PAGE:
Raising Goats in the City
Blissful are the days we hear goats’ bleating on the wind.
Ripples went on yet another field trip to bring you the experience of raising goats. Since we’re not keeping goats ourselves yet, and still trying to decide which animals would be the best fit for us on our homestead, we’ve been visiting friends with animals and learning from them.
You might remember our post on raising chickens, which was tons of fun and an incredible learning experience too! We’ve visited farms with pigs, cattle, and other livestock. Someday soon I’d like to visit our friend’s duck pond and learn how she raises her ducks. I just love ducks! Today, though, we’re learning about goats, which are cuties too, and really interesting animals with square pupils in their eyes. A goat’s rectangular eyes help them see all around them, even at night, with vision that’s much better than a person’s.
The goats pictured here are Pygmy goats, a breed from West Africa that was imported to the United States during the 1950s and which is now common in petting zoos. Pygmy goats are often kept as pets, used for meat, or occasionally for milk production. We learned from the owner that these goats are not the best for milking.
Females can be more difficult than males in terms of temperament. Neutered male Pygmy goats are much more friendly and outgoing than the females. Pygmy goats in our region love to eat privet, bark, leaves and bushes, and can get spoiled on grain. These goats are not grazers – they won’t mow the yard for you! They’re browsers, and dine on vegetation.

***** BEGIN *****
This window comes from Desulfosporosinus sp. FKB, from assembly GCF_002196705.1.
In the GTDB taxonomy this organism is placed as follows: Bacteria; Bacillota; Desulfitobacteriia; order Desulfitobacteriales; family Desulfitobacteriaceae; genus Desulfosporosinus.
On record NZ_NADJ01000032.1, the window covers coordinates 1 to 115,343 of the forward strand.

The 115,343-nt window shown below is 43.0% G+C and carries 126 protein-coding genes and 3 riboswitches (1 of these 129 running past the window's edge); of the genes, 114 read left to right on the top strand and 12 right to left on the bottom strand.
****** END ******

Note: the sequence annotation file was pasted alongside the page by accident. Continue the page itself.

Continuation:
This female was quite protective of her two young at first, while the family got used to their new home in an urban backyard.
Pygmys can easily catch pneumonia in the rain, and absolutely hate getting wet. Whenever it rains, they run for cover under the shelter of a goat pen. Tiny roofed enclosures are really attractive, and don’t take up very much room. I was under the impression that every farm animal needed a barn, thanks to typical city-slicker education from picture books as a child. Our Arkansas climate is mostly mild, anyway, and these goats were happy and healthy.
They can be noisy, though, and sometimes quite intimidating when they demand grain loudly. But from a distance, their bleating sounds perfect for a day walking the woods in the mountains. Waking up with the sounds of goats is one of my most peaceful, happy memories. The day feels good with a goat!
Our trouble is that originally, we were planning on raising chickens for the eggs to use in Ripples’ Cookies; of course now I can’t eat eggs due to a food intolerance. I’m not supposed to be having dairy right now either, so raising animals like goats for their milk is out. There’s no way I’m going to raise animals for meat, as a decades-long vegetarian-now-vegan.
I should just move to a farm and do the work for somebody else. 🙂